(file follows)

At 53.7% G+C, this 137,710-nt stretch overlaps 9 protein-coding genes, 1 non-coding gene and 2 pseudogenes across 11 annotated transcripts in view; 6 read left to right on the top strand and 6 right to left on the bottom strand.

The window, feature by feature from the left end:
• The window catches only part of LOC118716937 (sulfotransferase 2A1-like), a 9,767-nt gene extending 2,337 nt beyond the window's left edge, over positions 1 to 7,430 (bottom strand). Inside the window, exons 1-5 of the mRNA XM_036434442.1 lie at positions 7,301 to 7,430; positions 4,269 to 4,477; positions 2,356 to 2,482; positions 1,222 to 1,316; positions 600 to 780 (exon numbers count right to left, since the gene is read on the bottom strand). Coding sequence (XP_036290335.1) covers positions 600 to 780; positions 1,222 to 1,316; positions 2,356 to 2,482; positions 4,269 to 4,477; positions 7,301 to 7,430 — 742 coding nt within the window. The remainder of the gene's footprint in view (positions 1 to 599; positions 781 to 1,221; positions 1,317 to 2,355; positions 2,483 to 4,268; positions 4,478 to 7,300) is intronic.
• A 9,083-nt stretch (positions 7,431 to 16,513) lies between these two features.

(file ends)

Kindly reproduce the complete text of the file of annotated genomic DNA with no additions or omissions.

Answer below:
At 53.7% G+C, this 137,710-nt stretch overlaps 9 protein-coding genes, 1 non-coding gene and 2 pseudogenes across 11 annotated transcripts in view; 6 read left to right on the top strand and 6 right to left on the bottom strand.

The window, feature by feature from the left end:
• The window catches only part of LOC118716937 (sulfotransferase 2A1-like), a 9,767-nt gene extending 2,337 nt beyond the window's left edge, over positions 1 to 7,430 (bottom strand). Inside the window, exons 1-5 of the mRNA XM_036434442.1 lie at positions 7,301 to 7,430; positions 4,269 to 4,477; positions 2,356 to 2,482; positions 1,222 to 1,316; positions 600 to 780 (exon numbers count right to left, since the gene is read on the bottom strand). Coding sequence (XP_036290335.1) covers positions 600 to 780; positions 1,222 to 1,316; positions 2,356 to 2,482; positions 4,269 to 4,477; positions 7,301 to 7,430 — 742 coding nt within the window. The remainder of the gene's footprint in view (positions 1 to 599; positions 781 to 1,221; positions 1,317 to 2,355; positions 2,483 to 4,268; positions 4,478 to 7,300) is intronic.
• A 9,083-nt stretch (positions 7,431 to 16,513) lies between these two features.